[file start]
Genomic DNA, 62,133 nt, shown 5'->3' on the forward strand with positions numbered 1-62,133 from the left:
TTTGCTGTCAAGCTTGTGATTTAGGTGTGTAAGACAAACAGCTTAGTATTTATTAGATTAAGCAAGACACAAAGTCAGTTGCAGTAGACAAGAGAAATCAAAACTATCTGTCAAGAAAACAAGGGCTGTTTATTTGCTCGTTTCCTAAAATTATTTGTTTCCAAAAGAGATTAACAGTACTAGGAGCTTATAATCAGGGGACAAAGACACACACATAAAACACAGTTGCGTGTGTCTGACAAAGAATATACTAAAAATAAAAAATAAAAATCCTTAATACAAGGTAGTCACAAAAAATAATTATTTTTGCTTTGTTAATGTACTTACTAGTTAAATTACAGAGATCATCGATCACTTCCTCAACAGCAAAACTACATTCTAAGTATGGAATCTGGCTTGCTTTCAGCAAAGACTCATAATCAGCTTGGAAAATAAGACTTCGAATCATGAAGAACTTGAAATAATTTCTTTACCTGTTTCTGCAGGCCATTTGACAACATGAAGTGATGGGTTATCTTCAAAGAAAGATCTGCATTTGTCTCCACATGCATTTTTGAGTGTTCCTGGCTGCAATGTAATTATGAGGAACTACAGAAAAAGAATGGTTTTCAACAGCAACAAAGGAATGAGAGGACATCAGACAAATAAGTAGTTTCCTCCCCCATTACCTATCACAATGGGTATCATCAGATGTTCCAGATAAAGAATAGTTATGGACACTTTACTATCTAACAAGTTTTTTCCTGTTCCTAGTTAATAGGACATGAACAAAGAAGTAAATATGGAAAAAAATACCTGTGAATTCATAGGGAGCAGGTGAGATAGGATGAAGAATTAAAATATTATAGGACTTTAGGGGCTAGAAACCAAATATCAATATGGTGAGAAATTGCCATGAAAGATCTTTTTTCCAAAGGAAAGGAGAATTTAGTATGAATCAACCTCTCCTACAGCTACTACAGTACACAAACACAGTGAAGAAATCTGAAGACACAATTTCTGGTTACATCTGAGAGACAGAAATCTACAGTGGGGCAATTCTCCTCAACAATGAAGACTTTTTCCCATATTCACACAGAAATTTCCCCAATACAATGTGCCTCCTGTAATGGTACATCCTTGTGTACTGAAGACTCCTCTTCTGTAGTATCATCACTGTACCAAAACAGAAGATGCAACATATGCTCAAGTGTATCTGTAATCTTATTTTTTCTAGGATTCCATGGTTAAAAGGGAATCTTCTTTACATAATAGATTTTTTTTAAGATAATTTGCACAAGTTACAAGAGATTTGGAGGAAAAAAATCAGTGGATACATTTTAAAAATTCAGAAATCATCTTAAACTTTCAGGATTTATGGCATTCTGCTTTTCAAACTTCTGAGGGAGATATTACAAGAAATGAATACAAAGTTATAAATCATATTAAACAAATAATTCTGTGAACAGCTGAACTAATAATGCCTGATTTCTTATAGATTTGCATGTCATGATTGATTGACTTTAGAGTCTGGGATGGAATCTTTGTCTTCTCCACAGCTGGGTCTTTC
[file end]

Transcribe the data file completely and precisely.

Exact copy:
Genomic DNA, 62,133 nt, shown 5'->3' on the forward strand with positions numbered 1-62,133 from the left:
TTTGCTGTCAAGCTTGTGATTTAGGTGTGTAAGACAAACAGCTTAGTATTTATTAGATTAAGCAAGACACAAAGTCAGTTGCAGTAGACAAGAGAAATCAAAACTATCTGTCAAGAAAACAAGGGCTGTTTATTTGCTCGTTTCCTAAAATTATTTGTTTCCAAAAGAGATTAACAGTACTAGGAGCTTATAATCAGGGGACAAAGACACACACATAAAACACAGTTGCGTGTGTCTGACAAAGAATATACTAAAAATAAAAAATAAAAATCCTTAATACAAGGTAGTCACAAAAAATAATTATTTTTGCTTTGTTAATGTACTTACTAGTTAAATTACAGAGATCATCGATCACTTCCTCAACAGCAAAACTACATTCTAAGTATGGAATCTGGCTTGCTTTCAGCAAAGACTCATAATCAGCTTGGAAAATAAGACTTCGAATCATGAAGAACTTGAAATAATTTCTTTACCTGTTTCTGCAGGCCATTTGACAACATGAAGTGATGGGTTATCTTCAAAGAAAGATCTGCATTTGTCTCCACATGCATTTTTGAGTGTTCCTGGCTGCAATGTAATTATGAGGAACTACAGAAAAAGAATGGTTTTCAACAGCAACAAAGGAATGAGAGGACATCAGACAAATAAGTAGTTTCCTCCCCCATTACCTATCACAATGGGTATCATCAGATGTTCCAGATAAAGAATAGTTATGGACACTTTACTATCTAACAAGTTTTTTCCTGTTCCTAGTTAATAGGACATGAACAAAGAAGTAAATATGGAAAAAAATACCTGTGAATTCATAGGGAGCAGGTGAGATAGGATGAAGAATTAAAATATTATAGGACTTTAGGGGCTAGAAACCAAATATCAATATGGTGAGAAATTGCCATGAAAGATCTTTTTTCCAAAGGAAAGGAGAATTTAGTATGAATCAACCTCTCCTACAGCTACTACAGTACACAAACACAGTGAAGAAATCTGAAGACACAATTTCTGGTTACATCTGAGAGACAGAAATCTACAGTGGGGCAATTCTCCTCAACAATGAAGACTTTTTCCCATATTCACACAGAAATTTCCCCAATACAATGTGCCTCCTGTAATGGTACATCCTTGTGTACTGAAGACTCCTCTTCTGTAGTATCATCACTGTACCAAAACAGAAGATGCAACATATGCTCAAGTGTATCTGTAATCTTATTTTTTCTAGGATTCCATGGTTAAAAGGGAATCTTCTTTACATAATAGATTTTTTTTAAGATAATTTGCACAAGTTACAAGAGATTTGGAGGAAAAAAATCAGTGGATACATTTTAAAAATTCAGAAATCATCTTAAACTTTCAGGATTTATGGCATTCTGCTTTTCAAACTTCTGAGGGAGATATTACAAGAAATGAATACAAAGTTATAAATCATATTAAACAAATAATTCTGTGAACAGCTGAACTAATAATGCCTGATTTCTTATAGATTTGCATGTCATGATTGATTGACTTTAGAGTCTGGGATGGAATCTTTGTCTTCTCCACAGCTGGGTCTTTC